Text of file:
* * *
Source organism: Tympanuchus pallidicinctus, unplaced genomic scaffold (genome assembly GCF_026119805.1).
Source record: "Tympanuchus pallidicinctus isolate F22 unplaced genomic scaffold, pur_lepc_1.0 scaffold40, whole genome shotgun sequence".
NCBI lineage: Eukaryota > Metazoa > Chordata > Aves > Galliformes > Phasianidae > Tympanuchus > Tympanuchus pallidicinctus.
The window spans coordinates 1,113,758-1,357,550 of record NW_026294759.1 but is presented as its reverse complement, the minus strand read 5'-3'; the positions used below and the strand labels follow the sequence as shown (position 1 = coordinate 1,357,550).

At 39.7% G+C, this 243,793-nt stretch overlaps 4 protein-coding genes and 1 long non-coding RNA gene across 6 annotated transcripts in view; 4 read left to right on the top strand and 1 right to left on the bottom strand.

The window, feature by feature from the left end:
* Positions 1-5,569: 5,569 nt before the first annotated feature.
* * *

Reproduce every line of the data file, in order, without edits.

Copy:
Source organism: Tympanuchus pallidicinctus, unplaced genomic scaffold (genome assembly GCF_026119805.1).
Source record: "Tympanuchus pallidicinctus isolate F22 unplaced genomic scaffold, pur_lepc_1.0 scaffold40, whole genome shotgun sequence".
NCBI lineage: Eukaryota > Metazoa > Chordata > Aves > Galliformes > Phasianidae > Tympanuchus > Tympanuchus pallidicinctus.
The window spans coordinates 1,113,758-1,357,550 of record NW_026294759.1 but is presented as its reverse complement, the minus strand read 5'-3'; the positions used below and the strand labels follow the sequence as shown (position 1 = coordinate 1,357,550).

At 39.7% G+C, this 243,793-nt stretch overlaps 4 protein-coding genes and 1 long non-coding RNA gene across 6 annotated transcripts in view; 4 read left to right on the top strand and 1 right to left on the bottom strand.

The window, feature by feature from the left end:
* Positions 1-5,569: 5,569 nt before the first annotated feature.